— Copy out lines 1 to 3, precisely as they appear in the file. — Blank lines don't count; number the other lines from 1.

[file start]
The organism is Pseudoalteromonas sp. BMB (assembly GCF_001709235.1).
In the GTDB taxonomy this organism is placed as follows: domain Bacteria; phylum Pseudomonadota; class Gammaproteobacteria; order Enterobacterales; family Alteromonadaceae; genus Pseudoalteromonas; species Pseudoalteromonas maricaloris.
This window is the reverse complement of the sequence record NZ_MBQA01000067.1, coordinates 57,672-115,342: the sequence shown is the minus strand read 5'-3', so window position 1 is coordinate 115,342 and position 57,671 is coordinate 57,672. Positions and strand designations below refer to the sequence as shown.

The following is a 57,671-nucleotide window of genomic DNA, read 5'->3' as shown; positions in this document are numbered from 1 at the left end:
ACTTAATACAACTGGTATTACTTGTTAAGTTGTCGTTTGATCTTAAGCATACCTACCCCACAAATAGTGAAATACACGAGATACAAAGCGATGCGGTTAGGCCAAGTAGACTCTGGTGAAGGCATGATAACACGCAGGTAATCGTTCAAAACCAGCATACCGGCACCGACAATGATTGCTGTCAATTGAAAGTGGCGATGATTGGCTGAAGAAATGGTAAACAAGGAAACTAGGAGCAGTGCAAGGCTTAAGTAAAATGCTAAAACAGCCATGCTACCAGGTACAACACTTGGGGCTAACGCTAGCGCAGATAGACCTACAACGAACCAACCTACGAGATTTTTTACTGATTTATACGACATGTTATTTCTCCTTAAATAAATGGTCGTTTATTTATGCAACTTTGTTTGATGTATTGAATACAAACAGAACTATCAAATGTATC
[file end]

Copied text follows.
The organism is Pseudoalteromonas sp. BMB (assembly GCF_001709235.1).
In the GTDB taxonomy this organism is placed as follows: domain Bacteria; phylum Pseudomonadota; class Gammaproteobacteria; order Enterobacterales; family Alteromonadaceae; genus Pseudoalteromonas; species Pseudoalteromonas maricaloris.
This window is the reverse complement of the sequence record NZ_MBQA01000067.1, coordinates 57,672-115,342: the sequence shown is the minus strand read 5'-3', so window position 1 is coordinate 115,342 and position 57,671 is coordinate 57,672. Positions and strand designations below refer to the sequence as shown.